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Amendments to the Racial and Religious Hatred Act 2006

Comment 12th July 2010

Although there are many strong arguments in favour of shielding the adherents of a religious ideology from hatred, these arguments should not extend to the protection of ideas that constitute that religious ideology. To do so would be to the detriment of our democratic way of life, and would disproportionally inhibit those of us (myself included) who wish to tackle the unwarranted hatred espoused by certain religious ideologies, whether that be towards the gay community, women or other sub-groups in our society. There are many religious texts in Britain today whose verses are at best ambiguious, or at worst inciteful so as to provide a justification for one section of society to oppress another, or to commit horrendous acts of terrorism. This ambiguity, and the empirical evidence that corroborates these assertions in the form of 9/11 or IRA terrorism, could lead quite justifiably to an athiest such as myself, to conclude that they "hate" a religious ideology, or even all religious ideologies if hateful sentiments can be inferred from them across the board. Currently however, only expressions of "antipathy" are allowed against religious texts, not "hatred". While I do not personally advocate "hatred" against a religious ideology, I can see why an individual might feel that way inclined, and therefore do not believe they should be arrested for this. Accordingly, I believe a supplementary protection for freedom of speech should be added to section 29J of the Act, as highlighted in bold:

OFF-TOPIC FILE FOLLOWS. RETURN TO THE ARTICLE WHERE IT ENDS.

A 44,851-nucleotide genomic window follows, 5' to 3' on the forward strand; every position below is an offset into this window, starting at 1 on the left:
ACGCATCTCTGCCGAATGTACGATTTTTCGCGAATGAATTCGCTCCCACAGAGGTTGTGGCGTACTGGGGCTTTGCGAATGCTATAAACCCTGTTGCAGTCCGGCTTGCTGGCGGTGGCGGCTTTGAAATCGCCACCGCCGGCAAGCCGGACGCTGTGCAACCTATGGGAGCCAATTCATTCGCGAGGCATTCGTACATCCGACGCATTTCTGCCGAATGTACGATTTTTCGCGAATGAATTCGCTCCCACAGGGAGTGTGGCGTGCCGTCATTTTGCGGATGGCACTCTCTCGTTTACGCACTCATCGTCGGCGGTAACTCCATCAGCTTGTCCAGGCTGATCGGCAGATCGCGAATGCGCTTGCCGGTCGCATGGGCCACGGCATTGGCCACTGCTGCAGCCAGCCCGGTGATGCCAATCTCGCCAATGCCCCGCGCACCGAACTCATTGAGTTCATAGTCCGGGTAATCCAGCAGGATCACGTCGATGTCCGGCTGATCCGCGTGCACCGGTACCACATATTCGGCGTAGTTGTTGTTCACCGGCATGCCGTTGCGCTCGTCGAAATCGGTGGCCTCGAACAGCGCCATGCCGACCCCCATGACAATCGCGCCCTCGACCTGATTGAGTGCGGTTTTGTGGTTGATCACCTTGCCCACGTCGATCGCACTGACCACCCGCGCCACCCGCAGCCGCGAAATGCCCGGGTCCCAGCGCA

"29J Protection of freedom of expression

Nothing in this Part shall be read or given effect in a way which prohibits or restricts discussion, criticism or expressions of hatred, antipathy, dislike, ridicule, insult or abuse of particular religions or the beliefs or practices of their adherents, or of any other belief system or the beliefs or practices of its adherents, or proselytising or urging adherents of a different religion or belief system to cease practising their religion or belief system."

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